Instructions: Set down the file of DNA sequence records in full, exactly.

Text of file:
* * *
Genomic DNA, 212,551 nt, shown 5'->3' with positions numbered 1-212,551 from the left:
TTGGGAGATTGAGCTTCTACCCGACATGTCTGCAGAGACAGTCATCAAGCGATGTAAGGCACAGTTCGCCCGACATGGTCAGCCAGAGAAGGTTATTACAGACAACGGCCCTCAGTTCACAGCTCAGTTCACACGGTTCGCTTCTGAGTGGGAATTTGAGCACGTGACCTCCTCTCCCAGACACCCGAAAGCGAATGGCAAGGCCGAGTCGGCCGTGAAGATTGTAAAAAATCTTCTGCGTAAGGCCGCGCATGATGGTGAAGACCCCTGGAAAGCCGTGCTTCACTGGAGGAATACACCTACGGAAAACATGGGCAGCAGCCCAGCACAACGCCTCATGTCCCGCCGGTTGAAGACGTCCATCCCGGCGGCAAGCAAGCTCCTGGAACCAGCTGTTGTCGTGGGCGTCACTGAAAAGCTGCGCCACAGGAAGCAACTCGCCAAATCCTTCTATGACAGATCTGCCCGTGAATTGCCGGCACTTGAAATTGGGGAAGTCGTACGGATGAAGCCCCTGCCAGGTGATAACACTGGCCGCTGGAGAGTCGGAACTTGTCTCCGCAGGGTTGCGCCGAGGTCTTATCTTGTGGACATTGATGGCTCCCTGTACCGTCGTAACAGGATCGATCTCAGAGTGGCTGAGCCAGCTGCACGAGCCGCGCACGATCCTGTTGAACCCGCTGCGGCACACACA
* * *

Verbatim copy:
Genomic DNA, 212,551 nt, shown 5'->3' with positions numbered 1-212,551 from the left:
TTGGGAGATTGAGCTTCTACCCGACATGTCTGCAGAGACAGTCATCAAGCGATGTAAGGCACAGTTCGCCCGACATGGTCAGCCAGAGAAGGTTATTACAGACAACGGCCCTCAGTTCACAGCTCAGTTCACACGGTTCGCTTCTGAGTGGGAATTTGAGCACGTGACCTCCTCTCCCAGACACCCGAAAGCGAATGGCAAGGCCGAGTCGGCCGTGAAGATTGTAAAAAATCTTCTGCGTAAGGCCGCGCATGATGGTGAAGACCCCTGGAAAGCCGTGCTTCACTGGAGGAATACACCTACGGAAAACATGGGCAGCAGCCCAGCACAACGCCTCATGTCCCGCCGGTTGAAGACGTCCATCCCGGCGGCAAGCAAGCTCCTGGAACCAGCTGTTGTCGTGGGCGTCACTGAAAAGCTGCGCCACAGGAAGCAACTCGCCAAATCCTTCTATGACAGATCTGCCCGTGAATTGCCGGCACTTGAAATTGGGGAAGTCGTACGGATGAAGCCCCTGCCAGGTGATAACACTGGCCGCTGGAGAGTCGGAACTTGTCTCCGCAGGGTTGCGCCGAGGTCTTATCTTGTGGACATTGATGGCTCCCTGTACCGTCGTAACAGGATCGATCTCAGAGTGGCTGAGCCAGCTGCACGAGCCGCGCACGATCCTGTTGAACCCGCTGCGGCACACACA